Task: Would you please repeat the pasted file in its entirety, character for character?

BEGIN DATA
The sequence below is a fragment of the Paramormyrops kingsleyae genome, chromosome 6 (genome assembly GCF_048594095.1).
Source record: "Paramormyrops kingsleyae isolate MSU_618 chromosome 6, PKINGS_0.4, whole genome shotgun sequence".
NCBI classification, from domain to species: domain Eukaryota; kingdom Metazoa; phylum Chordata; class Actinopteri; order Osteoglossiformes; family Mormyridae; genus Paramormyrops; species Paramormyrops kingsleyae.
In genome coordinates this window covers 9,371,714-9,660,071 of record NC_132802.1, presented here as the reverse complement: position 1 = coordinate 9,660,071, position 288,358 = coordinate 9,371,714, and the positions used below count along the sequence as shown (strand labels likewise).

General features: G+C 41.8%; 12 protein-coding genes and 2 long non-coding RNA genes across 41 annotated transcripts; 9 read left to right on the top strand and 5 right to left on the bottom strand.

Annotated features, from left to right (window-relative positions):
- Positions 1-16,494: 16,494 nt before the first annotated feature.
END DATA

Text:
The sequence below is a fragment of the Paramormyrops kingsleyae genome, chromosome 6 (genome assembly GCF_048594095.1).
Source record: "Paramormyrops kingsleyae isolate MSU_618 chromosome 6, PKINGS_0.4, whole genome shotgun sequence".
NCBI classification, from domain to species: domain Eukaryota; kingdom Metazoa; phylum Chordata; class Actinopteri; order Osteoglossiformes; family Mormyridae; genus Paramormyrops; species Paramormyrops kingsleyae.
In genome coordinates this window covers 9,371,714-9,660,071 of record NC_132802.1, presented here as the reverse complement: position 1 = coordinate 9,660,071, position 288,358 = coordinate 9,371,714, and the positions used below count along the sequence as shown (strand labels likewise).

General features: G+C 41.8%; 12 protein-coding genes and 2 long non-coding RNA genes across 41 annotated transcripts; 9 read left to right on the top strand and 5 right to left on the bottom strand.

Annotated features, from left to right (window-relative positions):
- Positions 1-16,494: 16,494 nt before the first annotated feature.